It's clear that Igor feels he's played well down the stretch, but he's at a loss as to why his playing time was cut so dramatically. It's been pretty obvious that the Chargers have rotated Olshansky out on third downs and obvious passing situations, due primarily to his perceived lack of pass rush ability. Its no secret the Chargers defense have struggled mightily in the passing game this year, finding it difficult to get after the quarterback and to get off the field on third down. Guys like Jacque Cesaire and Ryon Bingham have gotten increased playing time this year at the expense of Olshansky. Are the Chargers preparing the successors to Olshansky, or are these other guys simply better pass rushers while not necessarily being better football players?
I had a feeling that I might not be in their plans for the future, and that they’d rather play their other players and only use me when they absolutely had to. Last year I took 65% of the snaps, that’s about 38-40 snaps a game. This year, I’ve taken probably 20-25 snaps a game. In the beginning of the season I played more. But ever since the coaching change, my planning time has been cut in half.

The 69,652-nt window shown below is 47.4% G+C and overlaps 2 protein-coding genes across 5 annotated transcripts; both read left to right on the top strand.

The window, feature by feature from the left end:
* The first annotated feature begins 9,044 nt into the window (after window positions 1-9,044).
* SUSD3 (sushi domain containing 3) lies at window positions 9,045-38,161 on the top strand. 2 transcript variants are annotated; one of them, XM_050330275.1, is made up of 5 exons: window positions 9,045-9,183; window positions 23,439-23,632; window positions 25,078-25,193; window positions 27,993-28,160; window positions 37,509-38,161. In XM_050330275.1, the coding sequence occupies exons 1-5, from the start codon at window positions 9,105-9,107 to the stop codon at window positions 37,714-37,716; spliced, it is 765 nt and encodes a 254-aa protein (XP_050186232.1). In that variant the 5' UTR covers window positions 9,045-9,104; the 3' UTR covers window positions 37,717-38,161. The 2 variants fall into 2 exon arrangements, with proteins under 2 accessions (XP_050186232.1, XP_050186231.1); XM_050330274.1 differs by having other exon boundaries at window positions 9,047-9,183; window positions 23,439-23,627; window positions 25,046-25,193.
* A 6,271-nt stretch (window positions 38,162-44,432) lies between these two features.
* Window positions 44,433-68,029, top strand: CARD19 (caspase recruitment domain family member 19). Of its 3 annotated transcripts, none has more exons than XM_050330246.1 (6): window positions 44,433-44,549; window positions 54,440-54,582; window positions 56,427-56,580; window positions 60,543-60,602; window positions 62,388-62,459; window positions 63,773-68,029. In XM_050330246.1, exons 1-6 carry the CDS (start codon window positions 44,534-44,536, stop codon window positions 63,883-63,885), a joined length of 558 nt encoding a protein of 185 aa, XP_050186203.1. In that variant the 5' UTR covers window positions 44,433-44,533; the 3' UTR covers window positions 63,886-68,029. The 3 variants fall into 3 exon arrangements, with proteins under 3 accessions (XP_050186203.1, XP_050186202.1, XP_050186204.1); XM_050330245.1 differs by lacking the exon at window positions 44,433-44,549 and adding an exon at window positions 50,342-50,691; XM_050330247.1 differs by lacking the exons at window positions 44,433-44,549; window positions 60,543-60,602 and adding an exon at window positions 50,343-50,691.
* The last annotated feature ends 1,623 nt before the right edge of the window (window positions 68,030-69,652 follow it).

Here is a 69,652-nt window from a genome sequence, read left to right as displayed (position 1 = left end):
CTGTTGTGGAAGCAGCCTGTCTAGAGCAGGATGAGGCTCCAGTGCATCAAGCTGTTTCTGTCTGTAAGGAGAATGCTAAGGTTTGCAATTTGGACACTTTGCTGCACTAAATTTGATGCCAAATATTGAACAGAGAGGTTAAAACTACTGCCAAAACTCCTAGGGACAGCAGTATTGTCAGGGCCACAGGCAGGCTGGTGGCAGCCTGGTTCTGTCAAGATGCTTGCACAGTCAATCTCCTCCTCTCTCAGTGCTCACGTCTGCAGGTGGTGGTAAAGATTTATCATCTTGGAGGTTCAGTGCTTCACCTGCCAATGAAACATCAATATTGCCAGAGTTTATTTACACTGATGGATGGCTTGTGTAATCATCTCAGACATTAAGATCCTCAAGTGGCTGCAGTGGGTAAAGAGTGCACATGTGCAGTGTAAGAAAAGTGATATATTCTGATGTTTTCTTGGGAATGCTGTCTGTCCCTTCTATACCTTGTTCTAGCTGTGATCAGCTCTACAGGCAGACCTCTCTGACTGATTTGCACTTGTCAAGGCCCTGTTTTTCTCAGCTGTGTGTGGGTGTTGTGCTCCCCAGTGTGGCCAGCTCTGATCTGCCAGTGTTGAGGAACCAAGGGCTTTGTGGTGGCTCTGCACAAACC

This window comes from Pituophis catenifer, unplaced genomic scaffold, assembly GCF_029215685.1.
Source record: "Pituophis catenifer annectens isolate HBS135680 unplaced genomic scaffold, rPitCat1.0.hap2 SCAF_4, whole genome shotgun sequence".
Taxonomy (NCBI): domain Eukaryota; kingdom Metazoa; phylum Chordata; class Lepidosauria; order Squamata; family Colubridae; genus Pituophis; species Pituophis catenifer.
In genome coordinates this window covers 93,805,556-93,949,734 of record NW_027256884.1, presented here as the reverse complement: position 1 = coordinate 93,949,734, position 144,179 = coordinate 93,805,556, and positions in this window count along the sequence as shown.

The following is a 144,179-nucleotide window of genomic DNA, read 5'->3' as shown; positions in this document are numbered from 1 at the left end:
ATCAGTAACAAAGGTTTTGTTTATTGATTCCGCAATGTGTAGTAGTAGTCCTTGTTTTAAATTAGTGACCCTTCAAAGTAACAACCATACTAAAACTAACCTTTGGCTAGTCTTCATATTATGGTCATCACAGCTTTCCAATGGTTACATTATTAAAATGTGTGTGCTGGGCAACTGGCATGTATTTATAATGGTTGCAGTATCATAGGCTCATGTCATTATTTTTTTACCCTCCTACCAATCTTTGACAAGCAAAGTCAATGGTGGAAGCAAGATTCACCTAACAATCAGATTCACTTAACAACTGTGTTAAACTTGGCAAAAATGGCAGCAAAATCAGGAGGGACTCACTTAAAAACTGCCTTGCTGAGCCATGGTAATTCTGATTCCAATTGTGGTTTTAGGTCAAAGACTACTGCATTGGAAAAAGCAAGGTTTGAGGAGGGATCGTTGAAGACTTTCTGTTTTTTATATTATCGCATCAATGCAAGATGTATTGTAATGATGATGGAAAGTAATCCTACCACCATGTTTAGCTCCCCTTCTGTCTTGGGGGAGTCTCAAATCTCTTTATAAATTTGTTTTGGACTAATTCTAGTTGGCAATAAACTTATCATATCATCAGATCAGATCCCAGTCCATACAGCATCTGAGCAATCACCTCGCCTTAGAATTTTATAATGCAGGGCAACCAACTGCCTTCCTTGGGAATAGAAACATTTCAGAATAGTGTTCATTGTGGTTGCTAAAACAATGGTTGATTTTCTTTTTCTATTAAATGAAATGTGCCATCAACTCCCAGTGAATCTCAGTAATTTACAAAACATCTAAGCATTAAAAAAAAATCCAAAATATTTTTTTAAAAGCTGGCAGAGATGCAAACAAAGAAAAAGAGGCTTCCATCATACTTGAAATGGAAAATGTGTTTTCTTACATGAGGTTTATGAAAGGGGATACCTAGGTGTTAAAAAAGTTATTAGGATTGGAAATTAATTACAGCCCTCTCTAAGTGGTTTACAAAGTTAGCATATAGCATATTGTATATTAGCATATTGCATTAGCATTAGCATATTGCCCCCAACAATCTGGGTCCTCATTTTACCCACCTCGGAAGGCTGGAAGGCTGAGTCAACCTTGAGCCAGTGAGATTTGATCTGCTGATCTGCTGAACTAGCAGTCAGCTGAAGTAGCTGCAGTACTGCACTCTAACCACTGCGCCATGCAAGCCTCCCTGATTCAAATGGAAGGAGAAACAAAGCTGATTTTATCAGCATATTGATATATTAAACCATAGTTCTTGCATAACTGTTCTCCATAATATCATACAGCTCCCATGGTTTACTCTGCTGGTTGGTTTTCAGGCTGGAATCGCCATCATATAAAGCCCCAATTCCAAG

Whose call was it to play Olshansky less? Did that come from the new defensive coordinator? The defensive line coach? Or perhaps it came from upstairs?
I’m not blaming anyone. I don’t know what the reason is. But it was definitely something. In [the playoff game against the Steelers] I had 5 tackles, Jamal Williams had 5 tackles. That was the most important game of the season. No one else was really that productive. Why would you cut a productive player’s playing time?
It’s a tricky thing, dealing with coaches and knowing your role. I had to know my role on the team. I didn’t want to make any problems for anybody. I didn’t want to make problems for myself and be a distraction. So I quickly realized my role on the team; if we call your number, you get out there and play your ass off. If we don’t, you sit on the sideline until you are called up again. So that’s basically the role I played this year. When they called me I went out there and played my butt off. And when they didn’t, I sat quietly on the sidelines, jumping around, stretching, and making sure I stayed warm.